Archives for posts with tag: tea


The classical 7-path labyrinth design is a perfect sacred space for community gatherings, sacred ceremonies, as well as creating a means for connecting with nature, and as a tool for developing peace. Used as a form of sacred space in cultures around the globe for over 3200 years, this type labyrinth design can actually, de-stress the nerves, help to integrate and balance the right and left brain, center the focus, and organize your day.

I have been walking my personal since 1981. Mostly in the morning before the sun rises so I can enjoy the energetic and shamanic sacred space designed by the Great Mystery. My walk sets the day for me in a very powerful and enlightening way. I walk my labyrinth when starting a new project, I need a solution or new insight, I want to connect to my deepest inner wisdom, or just get connected and express gratitude. It has become a sacred space that is an important ingredient of my life.

Because the Shambhalla Institute blends the design and installation with sacred teachings of ancient indigenous cultures, feng shui, and sustainable garden design, personal sacred space reflects individual lifestyle, innate strengths, goals, and spiritual nature. The experience gives the mind a chance to slow down and get focused. The senses are heightened to feel, see, and hear the natural environment surrounding the labyrinth while the intuition opens into what the mind is thinking, the heart is feeling, and my gratitude.

The Shambhalla Institute is looking for people who want to learn about the labyrinth and help install labyrinths for themselves, friends, schools, nature centers, community gardens, and public parks. If you are interested in working together to add sacred space in your community, please contact the institute, 352.638.2617.


A welcome change when the weather cools, the clouds show a change in the weather and the Autumn Equinox is close. Here in Florida the 4 o’clock showers slow down from daily to only 2 times a week. This is when my morning trip to the herb garden includes picking 5 special herbs – one is eaten and the rest are added to my green tea brew.

Each day until the Spring Equinox I eat a tiny leaf of artemisia vulgaris (mugwort). To a teapot of green tea I add: 6 sage or lavendar leaves, 1 small branch of moringa leaves (Moringa oleifera), ½ teaspoon of rosemary leaves & 2 Gotu Kola (Centella asiatica) leaves. After breakfast, the remaining tea is poured into a glass bottle with a tiny bit of sugar to become the iced-tea jug for the day.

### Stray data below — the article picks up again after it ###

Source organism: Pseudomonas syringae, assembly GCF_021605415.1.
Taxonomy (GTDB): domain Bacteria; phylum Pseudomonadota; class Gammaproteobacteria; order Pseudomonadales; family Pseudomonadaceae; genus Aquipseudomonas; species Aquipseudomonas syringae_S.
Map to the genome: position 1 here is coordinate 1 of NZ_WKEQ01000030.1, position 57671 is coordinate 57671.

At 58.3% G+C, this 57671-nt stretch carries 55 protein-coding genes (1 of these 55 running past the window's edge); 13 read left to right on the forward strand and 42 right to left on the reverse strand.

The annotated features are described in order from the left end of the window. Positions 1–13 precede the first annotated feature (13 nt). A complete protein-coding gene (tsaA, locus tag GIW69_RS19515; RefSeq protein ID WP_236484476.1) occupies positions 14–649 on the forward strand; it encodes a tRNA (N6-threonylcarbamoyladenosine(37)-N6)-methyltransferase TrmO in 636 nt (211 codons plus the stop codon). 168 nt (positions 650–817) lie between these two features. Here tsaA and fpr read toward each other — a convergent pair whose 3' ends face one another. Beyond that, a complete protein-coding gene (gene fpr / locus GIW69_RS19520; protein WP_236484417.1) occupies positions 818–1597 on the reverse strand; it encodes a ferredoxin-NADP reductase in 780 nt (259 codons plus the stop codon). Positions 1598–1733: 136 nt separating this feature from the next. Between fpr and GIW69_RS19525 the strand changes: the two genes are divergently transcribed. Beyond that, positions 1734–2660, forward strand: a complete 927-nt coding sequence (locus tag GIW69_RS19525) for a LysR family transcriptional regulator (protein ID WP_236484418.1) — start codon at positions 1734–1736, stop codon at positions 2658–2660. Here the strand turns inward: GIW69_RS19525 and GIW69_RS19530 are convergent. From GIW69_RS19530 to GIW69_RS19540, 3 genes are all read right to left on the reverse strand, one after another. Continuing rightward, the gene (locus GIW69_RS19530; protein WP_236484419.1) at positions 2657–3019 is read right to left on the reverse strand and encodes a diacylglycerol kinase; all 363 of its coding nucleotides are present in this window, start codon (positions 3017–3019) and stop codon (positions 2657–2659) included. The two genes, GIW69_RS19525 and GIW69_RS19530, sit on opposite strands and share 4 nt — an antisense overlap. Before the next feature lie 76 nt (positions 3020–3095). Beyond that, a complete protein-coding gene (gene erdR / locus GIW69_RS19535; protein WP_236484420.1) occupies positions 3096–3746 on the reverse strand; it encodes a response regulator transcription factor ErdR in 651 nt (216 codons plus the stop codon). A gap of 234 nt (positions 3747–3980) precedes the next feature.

Mugwort, artemisia-absinthium, also known as absinthe, wormwood and by Pliny ( Roman master gardener, A.D. 23-79) who called it the ‘mother of herbs’. In Roman times to insure continued good heath, winners of the chariot races drank its bitter tea. Pliny recommended stomach aches of children to be treated with “a spoon dipped in honey then filled with mugwort tea”.  It was a favorite flavor in wine and added to Italian Vermouth.

Although a strong cup of mugwort tea can be used to stimulate the appetite and digestion, it is recommended that pregnant and nursing mothers DO NOT ingest the leaves, its extract, vermouth that includes mugwort, and a cup of tea that is made with it or an herbal tea blend that includes mugwort.

From now until spring, my family eats a tiny leaf each day to prevent against colds or any other flu-like viruses. I like packing a few dried leaves when traveling over the holidays. The leaves are very easy to dry and will maintain their potency for many months. Cut the tiny branches of leaves to spread out on a cloth or hang a bunch in a dry, dark place in your home. The dried bunches make excellent smudging sticks.

Read more in my August blog article.

Artemisia includes powerful medicinal varieties that are highly regarded in Asian and Western cultures. Artemisia absinthium is commonly called absinth wormwood, common wormwood, wormwood sage and frequently referred to as mugwort. Said to be able to expel intestinal worms and other viruses, it is also used to stimulate the appetite and the liver and to trigger the uterus during childbirth.

Because this cultivar of artemisia contains an addictive ingredient that can cause blindness, take only in tiny amounts. For the past forty years my family ingests daily one tiny, dime-sized leaf of Artemisia absinthium for prevention against winter viruses.  A strong tea is made by adding ½ cup of fresh leaves to the tea pot, steeping for at least five minutes and adding to your bath water. At the same time I like to add one cup of salt and two cups of baking powder for an incredible cleansing soak.

NOTE: Do not ingest while pregnant or nursing.

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